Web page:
As I understand, When US Senate approves some law, there can be amendments, attached to it. But sometimes, such amendments seem to not relate to the parent law at all, for example: https://federalnewsnetwork.com/congress/2019/06/these-four-amendments-made-it-last-minute-into-the-senate-ndaa/ - I don't clearly understand how civil education system is related to military budget (it is, of course, related, but very indirectly)

Are there any restrictions on amendments? And what is the(short) history of such instrument?

For me, it seems quite odd, but it exists and works, so it have to be a working instrument. Was it done to making compromises between parties more simple?

  • The downvote isn't mine but "Why" questions do tend to be largely opinion-based. In most cases, the exact motives of the people who did something aren't available to us, so all people can do is guess. Commented Jul 18, 2019 at 21:12
  • But this is not "Why" question, I thought.. Commented Jul 19, 2019 at 6:11
  • "Was it done to...?" is basically "why?" Commented Jul 19, 2019 at 9:24

1 Answer 1


The rules regarding amendments to a bill are controlled by their respective chambers. The constitution allows the Senate and House to make their own rules and is very hands off with respect to what those rules are. The short answer is that there are no restrictions on amendments with a couple small exceptions. A longer answer would be that amendments can be as restricted or unrestricted on any particular bill as members see fit to allow, rules can and do change for individual bills on occasion. There are two big ways that amendments can be restricted in the Senate, invoking cloture restricts further amendments to being germane to the bill, and unanimous consent can similarly restrict amendments. Finally general appropriation bills have similar restrictions as well.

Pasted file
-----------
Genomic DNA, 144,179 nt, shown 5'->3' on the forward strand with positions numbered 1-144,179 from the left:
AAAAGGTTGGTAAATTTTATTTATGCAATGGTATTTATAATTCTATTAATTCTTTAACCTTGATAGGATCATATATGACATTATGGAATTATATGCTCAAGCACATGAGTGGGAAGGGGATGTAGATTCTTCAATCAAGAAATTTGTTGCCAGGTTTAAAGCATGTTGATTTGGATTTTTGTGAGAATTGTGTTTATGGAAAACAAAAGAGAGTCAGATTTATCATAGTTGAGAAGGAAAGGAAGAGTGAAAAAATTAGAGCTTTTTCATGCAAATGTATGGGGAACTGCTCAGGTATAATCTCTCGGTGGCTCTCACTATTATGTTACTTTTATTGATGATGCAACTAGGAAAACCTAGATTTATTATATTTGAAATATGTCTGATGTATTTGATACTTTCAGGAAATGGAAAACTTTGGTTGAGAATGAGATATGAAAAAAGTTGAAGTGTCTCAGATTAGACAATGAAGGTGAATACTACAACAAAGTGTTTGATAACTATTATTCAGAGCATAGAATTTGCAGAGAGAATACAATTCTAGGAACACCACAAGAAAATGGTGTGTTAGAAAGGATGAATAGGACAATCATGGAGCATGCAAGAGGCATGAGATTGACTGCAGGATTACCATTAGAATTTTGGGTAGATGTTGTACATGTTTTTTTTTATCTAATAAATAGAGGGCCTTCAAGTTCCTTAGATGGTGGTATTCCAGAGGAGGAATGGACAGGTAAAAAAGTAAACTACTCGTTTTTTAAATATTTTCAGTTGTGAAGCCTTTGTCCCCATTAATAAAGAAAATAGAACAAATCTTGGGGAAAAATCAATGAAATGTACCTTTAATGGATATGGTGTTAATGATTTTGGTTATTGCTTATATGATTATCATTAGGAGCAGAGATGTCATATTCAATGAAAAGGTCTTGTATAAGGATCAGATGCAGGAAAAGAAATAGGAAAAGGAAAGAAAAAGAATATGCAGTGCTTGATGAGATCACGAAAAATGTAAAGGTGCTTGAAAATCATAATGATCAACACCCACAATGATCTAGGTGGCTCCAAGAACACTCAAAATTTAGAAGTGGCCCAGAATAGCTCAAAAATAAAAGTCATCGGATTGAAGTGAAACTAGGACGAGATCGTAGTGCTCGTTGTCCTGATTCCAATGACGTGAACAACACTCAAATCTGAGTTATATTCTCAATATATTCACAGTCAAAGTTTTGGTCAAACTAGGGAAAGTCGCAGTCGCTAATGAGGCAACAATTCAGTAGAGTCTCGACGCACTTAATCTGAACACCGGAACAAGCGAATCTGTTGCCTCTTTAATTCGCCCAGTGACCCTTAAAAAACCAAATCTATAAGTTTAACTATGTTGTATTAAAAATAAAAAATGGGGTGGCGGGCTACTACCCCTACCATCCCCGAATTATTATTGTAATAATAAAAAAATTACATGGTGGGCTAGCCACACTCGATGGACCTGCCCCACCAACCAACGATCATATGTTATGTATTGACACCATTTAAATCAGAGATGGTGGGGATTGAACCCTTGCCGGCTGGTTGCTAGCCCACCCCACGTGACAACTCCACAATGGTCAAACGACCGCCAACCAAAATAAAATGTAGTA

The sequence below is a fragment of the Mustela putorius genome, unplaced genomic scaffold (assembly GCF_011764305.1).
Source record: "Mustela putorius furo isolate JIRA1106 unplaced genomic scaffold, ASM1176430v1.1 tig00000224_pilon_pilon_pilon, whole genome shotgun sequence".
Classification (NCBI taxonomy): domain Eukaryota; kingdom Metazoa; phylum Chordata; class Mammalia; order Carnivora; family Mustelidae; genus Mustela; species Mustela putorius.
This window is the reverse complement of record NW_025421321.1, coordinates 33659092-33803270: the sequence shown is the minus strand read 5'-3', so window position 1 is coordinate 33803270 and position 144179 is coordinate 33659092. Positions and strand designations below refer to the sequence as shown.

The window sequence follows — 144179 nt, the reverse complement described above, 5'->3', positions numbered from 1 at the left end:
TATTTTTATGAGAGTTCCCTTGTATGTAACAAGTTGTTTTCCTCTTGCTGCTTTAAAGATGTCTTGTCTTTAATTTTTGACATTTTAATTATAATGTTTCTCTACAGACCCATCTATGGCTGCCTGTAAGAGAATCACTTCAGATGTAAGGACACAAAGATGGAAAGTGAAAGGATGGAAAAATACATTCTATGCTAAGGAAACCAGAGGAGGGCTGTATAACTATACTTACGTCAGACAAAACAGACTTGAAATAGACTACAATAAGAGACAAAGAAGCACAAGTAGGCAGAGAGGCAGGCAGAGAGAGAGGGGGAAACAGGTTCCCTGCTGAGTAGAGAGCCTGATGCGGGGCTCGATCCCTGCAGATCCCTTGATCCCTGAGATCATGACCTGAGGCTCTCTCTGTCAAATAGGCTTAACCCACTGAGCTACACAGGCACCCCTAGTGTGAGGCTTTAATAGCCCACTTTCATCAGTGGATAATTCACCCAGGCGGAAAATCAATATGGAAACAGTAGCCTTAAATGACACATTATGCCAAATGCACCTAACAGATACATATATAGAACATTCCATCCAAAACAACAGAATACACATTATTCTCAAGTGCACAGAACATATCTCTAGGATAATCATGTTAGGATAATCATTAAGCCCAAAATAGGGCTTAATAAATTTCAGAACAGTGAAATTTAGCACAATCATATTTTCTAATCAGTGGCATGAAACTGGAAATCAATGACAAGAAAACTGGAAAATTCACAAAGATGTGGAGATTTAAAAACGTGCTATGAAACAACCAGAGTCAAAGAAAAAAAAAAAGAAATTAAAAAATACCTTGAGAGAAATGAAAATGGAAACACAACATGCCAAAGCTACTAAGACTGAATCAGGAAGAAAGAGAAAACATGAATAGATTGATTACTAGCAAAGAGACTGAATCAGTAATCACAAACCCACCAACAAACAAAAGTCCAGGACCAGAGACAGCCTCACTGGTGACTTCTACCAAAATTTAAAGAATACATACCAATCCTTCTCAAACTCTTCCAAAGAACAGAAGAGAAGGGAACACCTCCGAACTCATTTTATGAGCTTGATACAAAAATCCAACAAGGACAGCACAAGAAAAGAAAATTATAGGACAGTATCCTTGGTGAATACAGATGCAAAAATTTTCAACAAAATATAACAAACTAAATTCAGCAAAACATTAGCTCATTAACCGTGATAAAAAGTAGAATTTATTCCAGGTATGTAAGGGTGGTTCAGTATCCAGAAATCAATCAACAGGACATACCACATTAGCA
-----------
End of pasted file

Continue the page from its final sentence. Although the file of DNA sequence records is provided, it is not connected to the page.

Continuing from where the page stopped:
There are other more minor restrictions, and various edge cases that are also restricted. Proposing an amendment that has been tabled (though there are ways around this) is restricted or heavily discouraged. once a measure has been fully amended no further amendments are allowed to that measure. Amendments that appropriate new funds are subject to review of the appropriations committee and the amount can't be changed in further amendments once passed. A detailed list of all the practices and procedures can be found here.

There are a couple big features of the amendment process, it allows for compromise since a single bill can affect multiple disparate things, and creates an overly complicated process that can confuse outsiders and create the illusion of progress being made. The first is important because it removes the trust factor involved in a deal if all parts of that deal happen simultaneously, and it leaves the maximum possible room for negotiation. The second seems to be not useful at first, but it provides a way for senators to "fulfill" campaign promises, it prevents anyone from pulling a fast one, and it provides an incumbents advantage over new members on how the arbitrary system of rules works.

  • 1
    Amendment serves one additional purpose: It can be used to pass legislation more quickly. The idea is that, at any given time, there are almost always a large number of bills which have no realistic chance of passing. So you just take one of those and amend it "in the nature of a substitute" - i.e. strike out all of the text and replace it with a completely different bill. This is faster than the usual committee process and might bypass other procedural hurdles as well. The other chamber still has to agree to your amendment, of course, but the same would be true of a new bill.
    – Kevin
    Commented Jul 18, 2019 at 21:18
  • @Kevin, interesting - I suppose something like that when talking about simplifying compromises, but don't know if it take place in fact. Commented Jul 19, 2019 at 6:12
  • @user: See for example HR 695 which originally had to do with child protection, but was converted into a continuing resolution in a failed attempt to prevent a government shutdown.
    – Kevin
    Commented Jul 19, 2019 at 9:57
  • There's also the ACA, which started off as a completely different bill that got rewritten by the Senate from top to bottom, including the name. That it started out as a tax bill from the house and ended up a tax bill was held by SCOTUS to be good enough to satisfy the origination clause, so there's very little you can't do to a bill. Commented Jul 19, 2019 at 10:05
  • @Kevin, zibadawa, thank you! never suppose, that am-s can be SUCH unrelated. Commented Jul 19, 2019 at 10:07

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